It was our first mixed holiday. Since his mom and grandmother would not arrive until Friday, we decided to cut the turkey two days late. We popped in the extra table leaf and stashed our toiletries so as not to clutter the bathroom counter. My mom dressed the table with a chocolate cloth and crystal. She cooked for days.
Hailing from Mississippi, the Trailblazer pulled up just after five in the Georgia afternoon. Grandma came bearing fat, yellow lemons picked right off the tree. I’ve never seen ones so big. When I mistook them for oranges she corrected, “They’re YELLOW!”
Ah yes, just excuse my idiocy.
I’ve met my in-laws only three times before, twice in Mississippi and once at the wedding. There’s more of them, of course, than just mom and grandma. There’s dad and his parents and his four brothers, who would be my uncles, and my husband’s two brothers, and the almost fiancee of one brother. They are everywhere from Long Beach to Durham and many places between.
His mother and grandmother live together, mostly unhappily. I think they try to love one another, but years of scars and tears welt up all ugly and raw and keep them from seeing each other clearly. That’s mostly the nature of family. I just hug them both a ton, especially Grandma, and try to cover all those sorry disgraces with love.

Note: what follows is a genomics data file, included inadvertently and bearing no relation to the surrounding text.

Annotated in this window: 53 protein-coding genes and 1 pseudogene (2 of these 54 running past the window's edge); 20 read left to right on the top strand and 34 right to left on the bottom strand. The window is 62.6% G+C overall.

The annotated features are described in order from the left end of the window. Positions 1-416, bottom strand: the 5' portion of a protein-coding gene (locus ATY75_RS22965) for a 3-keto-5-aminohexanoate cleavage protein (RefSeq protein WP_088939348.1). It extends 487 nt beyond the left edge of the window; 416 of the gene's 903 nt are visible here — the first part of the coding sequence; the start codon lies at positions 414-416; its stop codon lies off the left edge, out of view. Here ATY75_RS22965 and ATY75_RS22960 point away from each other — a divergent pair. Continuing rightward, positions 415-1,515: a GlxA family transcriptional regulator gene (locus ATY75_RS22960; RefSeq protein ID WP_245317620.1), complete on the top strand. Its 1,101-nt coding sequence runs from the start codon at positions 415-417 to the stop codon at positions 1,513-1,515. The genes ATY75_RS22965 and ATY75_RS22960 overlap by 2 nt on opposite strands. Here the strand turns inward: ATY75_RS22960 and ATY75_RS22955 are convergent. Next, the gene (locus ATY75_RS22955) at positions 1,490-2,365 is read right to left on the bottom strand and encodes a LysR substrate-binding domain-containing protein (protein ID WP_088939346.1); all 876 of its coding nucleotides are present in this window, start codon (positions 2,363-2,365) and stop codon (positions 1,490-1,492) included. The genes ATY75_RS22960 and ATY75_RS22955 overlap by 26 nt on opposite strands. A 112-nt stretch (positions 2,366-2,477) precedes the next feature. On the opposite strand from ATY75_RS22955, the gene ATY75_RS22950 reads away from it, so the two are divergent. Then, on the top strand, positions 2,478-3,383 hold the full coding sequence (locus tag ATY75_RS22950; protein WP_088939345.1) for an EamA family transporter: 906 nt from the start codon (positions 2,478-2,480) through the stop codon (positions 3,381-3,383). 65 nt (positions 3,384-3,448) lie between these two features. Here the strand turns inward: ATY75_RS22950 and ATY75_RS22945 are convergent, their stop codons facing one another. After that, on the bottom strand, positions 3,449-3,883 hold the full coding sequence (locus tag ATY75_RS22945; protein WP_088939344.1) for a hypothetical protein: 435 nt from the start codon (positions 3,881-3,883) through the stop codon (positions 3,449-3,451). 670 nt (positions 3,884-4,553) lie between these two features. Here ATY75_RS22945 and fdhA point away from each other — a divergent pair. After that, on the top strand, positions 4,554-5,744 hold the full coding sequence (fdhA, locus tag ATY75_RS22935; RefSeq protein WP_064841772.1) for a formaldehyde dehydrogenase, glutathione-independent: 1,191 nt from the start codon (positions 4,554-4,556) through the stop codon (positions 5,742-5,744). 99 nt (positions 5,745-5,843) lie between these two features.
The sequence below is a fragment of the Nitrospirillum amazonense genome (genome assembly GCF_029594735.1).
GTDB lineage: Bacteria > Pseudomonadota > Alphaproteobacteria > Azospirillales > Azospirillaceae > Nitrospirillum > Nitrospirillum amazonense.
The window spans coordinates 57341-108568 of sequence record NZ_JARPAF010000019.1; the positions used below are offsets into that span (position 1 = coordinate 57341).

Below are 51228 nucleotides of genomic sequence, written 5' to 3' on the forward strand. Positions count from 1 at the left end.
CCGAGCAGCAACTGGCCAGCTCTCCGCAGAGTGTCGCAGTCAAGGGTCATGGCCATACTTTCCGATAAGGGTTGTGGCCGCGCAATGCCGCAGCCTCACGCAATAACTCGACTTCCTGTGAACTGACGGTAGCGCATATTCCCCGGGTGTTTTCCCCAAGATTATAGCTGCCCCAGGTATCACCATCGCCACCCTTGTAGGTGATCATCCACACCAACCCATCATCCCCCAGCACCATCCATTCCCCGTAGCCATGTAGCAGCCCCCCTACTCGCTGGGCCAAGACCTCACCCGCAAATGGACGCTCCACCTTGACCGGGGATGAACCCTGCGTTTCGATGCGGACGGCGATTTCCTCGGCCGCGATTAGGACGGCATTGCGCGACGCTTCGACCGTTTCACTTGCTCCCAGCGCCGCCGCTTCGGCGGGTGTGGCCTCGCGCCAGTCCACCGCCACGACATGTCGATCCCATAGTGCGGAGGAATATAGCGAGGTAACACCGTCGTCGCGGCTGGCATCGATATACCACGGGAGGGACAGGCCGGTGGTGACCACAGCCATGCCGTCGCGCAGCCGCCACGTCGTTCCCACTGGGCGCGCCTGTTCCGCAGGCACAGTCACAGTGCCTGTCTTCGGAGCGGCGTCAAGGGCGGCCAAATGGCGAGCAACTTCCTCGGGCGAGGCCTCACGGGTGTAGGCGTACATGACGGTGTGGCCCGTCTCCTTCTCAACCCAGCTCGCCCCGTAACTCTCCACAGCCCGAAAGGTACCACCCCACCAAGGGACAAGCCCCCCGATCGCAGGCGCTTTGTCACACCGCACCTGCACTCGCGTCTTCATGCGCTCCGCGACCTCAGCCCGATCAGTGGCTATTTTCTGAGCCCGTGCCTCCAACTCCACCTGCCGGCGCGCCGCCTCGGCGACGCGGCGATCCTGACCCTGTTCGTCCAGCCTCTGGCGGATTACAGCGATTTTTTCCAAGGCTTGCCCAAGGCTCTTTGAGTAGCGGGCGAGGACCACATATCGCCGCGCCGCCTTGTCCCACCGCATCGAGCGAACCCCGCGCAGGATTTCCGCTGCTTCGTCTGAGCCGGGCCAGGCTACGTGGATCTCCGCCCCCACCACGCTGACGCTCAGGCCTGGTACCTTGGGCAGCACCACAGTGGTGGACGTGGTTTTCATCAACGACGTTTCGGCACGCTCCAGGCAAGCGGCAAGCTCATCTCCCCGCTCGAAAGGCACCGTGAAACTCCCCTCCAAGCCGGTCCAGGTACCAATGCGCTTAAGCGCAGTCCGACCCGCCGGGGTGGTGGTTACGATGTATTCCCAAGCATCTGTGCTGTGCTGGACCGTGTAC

Grandma beamed over that swollen fruit and with almost no prompting said it was too bad she didn’t bring her lemon pie recipe.
Pie? My ears perked up and all the little baby hairs on my neck stood at attention. Not that I think she was trying to get me, but in case she was, she did. Pie trumps. Running full speed and tripping over myself to fall into that trap, I asked, “Well, do you know the recipe by heart?” And sho nuff she did. Just so happens we were short a dessert in the turkey-day spread, so Grandma and I resolved to make lemon pie. Together.
I’d like to cite some brilliant analogy describing the lemon-pie-making experience in all its awkward glory. But mostly, it was like a new wife and her grandmother-in-law trying to make a pie together.
I learned, in a state close to shock, that cornstarch turns translucent when mixed with sugar and water and stirred over heat long enough. I learned that I don’t stir well and should scrape the pan infinitely more as I attempt to stir better. I learned to fork a crust and found that I should fork the crust infinitely more as I attempt to fork better.
“How’s it going in here?” asked mom.
“I’m trying really hard to let her do it, since I could do it so much faster,” responded Grandma.
“Trying really hard.”
Ah yes, just excuse my learning disability.
She did try really hard though, and she only took the utensil from me once to improve my forking. She helped me see that I don’t have to do it all perfectly, adding lemon juice by taste and using terms like “heaping tablespoon.” She instructed me to sit down a while and let the crust bake, when in my urgency I felt sure that violated all principles of efficiency. She showed me that efficiency is less important. She took time, never mind how much, to impart a family recipe. She didn’t storm out or sigh angrily or reprimand, she could have since we’re kin. But instead she stood right there beside me.
And she even let me lick the pan.
Well, she said if I didn’t want it, she really did, but if I wanted it to go ahead.
|Grandma’s Lemon Pie
Because learning from our in-laws is as precious as it is difficult.